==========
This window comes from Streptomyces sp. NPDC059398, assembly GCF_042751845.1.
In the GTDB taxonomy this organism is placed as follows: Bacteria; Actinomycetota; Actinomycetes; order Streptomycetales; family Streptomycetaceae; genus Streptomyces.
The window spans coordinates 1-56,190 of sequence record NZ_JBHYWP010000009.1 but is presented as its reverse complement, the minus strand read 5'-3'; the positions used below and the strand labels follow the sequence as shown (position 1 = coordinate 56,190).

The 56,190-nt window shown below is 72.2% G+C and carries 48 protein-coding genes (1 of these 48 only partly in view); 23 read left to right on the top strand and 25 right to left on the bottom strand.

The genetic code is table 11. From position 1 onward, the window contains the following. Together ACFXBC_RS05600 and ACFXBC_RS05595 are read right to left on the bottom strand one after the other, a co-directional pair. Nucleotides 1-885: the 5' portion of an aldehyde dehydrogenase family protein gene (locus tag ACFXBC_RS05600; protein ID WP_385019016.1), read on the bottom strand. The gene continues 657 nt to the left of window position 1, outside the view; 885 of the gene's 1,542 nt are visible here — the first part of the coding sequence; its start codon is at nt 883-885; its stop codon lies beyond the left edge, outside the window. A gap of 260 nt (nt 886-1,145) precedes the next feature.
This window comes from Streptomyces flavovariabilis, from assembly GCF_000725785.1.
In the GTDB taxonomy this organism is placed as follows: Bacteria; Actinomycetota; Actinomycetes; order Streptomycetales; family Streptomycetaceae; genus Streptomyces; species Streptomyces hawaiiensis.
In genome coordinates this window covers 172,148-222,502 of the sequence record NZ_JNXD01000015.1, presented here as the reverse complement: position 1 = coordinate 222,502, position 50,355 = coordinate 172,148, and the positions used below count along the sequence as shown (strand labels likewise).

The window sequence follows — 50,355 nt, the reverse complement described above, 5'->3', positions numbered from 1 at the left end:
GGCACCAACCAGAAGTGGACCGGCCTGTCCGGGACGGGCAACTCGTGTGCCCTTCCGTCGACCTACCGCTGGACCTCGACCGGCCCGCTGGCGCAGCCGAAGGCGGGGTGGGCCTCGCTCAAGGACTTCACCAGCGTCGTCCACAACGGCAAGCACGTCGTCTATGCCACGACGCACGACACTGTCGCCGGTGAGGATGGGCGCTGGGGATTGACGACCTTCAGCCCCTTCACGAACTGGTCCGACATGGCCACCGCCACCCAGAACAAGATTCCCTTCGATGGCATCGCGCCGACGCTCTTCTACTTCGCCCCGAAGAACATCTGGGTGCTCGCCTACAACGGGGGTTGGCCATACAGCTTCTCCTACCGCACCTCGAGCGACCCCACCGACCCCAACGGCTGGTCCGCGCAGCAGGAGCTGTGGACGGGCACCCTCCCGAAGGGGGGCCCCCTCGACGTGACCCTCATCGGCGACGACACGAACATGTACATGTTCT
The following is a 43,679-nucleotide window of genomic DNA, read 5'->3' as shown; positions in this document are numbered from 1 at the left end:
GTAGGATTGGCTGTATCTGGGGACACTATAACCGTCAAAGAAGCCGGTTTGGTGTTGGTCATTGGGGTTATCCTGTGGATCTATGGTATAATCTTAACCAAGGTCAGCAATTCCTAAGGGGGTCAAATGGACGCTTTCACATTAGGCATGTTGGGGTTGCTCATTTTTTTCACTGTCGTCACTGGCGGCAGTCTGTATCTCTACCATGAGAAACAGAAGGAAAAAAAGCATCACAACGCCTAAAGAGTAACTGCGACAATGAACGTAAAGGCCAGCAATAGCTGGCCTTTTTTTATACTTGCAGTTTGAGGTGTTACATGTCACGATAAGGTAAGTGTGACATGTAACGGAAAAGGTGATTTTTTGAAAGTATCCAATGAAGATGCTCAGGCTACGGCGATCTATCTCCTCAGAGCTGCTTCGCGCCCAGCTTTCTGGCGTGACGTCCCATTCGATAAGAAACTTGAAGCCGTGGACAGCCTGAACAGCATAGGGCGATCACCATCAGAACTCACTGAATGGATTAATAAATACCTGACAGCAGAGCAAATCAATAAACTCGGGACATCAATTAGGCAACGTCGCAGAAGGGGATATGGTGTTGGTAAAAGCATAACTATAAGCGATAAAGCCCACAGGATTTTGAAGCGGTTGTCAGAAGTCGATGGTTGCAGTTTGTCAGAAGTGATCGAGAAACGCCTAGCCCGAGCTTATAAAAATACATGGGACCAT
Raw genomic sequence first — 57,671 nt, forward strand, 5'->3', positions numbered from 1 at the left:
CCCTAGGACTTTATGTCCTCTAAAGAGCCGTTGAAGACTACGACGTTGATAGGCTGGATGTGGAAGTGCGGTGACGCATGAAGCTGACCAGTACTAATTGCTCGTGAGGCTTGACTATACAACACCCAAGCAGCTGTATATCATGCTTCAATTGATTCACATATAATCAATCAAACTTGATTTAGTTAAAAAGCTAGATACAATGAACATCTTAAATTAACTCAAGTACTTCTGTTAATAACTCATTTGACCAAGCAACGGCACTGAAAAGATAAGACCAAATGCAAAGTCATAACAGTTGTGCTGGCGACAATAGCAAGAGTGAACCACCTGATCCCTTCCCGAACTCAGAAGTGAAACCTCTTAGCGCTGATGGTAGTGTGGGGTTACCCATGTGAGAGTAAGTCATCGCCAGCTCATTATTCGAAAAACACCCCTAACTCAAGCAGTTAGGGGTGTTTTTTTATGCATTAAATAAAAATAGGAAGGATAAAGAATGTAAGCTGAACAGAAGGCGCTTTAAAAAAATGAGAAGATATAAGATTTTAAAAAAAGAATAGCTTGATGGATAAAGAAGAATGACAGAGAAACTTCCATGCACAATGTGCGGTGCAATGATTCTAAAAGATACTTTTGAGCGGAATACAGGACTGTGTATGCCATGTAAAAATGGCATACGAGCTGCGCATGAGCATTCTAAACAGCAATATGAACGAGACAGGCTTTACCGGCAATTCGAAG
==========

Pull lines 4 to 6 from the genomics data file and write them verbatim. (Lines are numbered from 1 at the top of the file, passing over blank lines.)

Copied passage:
The 56,190-nt window shown below is 72.2% G+C and carries 48 protein-coding genes (1 of these 48 only partly in view); 23 read left to right on the top strand and 25 right to left on the bottom strand.

The genetic code is table 11. From position 1 onward, the window contains the following. Together ACFXBC_RS05600 and ACFXBC_RS05595 are read right to left on the bottom strand one after the other, a co-directional pair. Nucleotides 1-885: the 5' portion of an aldehyde dehydrogenase family protein gene (locus tag ACFXBC_RS05600; protein ID WP_385019016.1), read on the bottom strand. The gene continues 657 nt to the left of window position 1, outside the view; 885 of the gene's 1,542 nt are visible here — the first part of the coding sequence; its start codon is at nt 883-885; its stop codon lies beyond the left edge, outside the window. A gap of 260 nt (nt 886-1,145) precedes the next feature.
This window comes from Streptomyces flavovariabilis, from assembly GCF_000725785.1.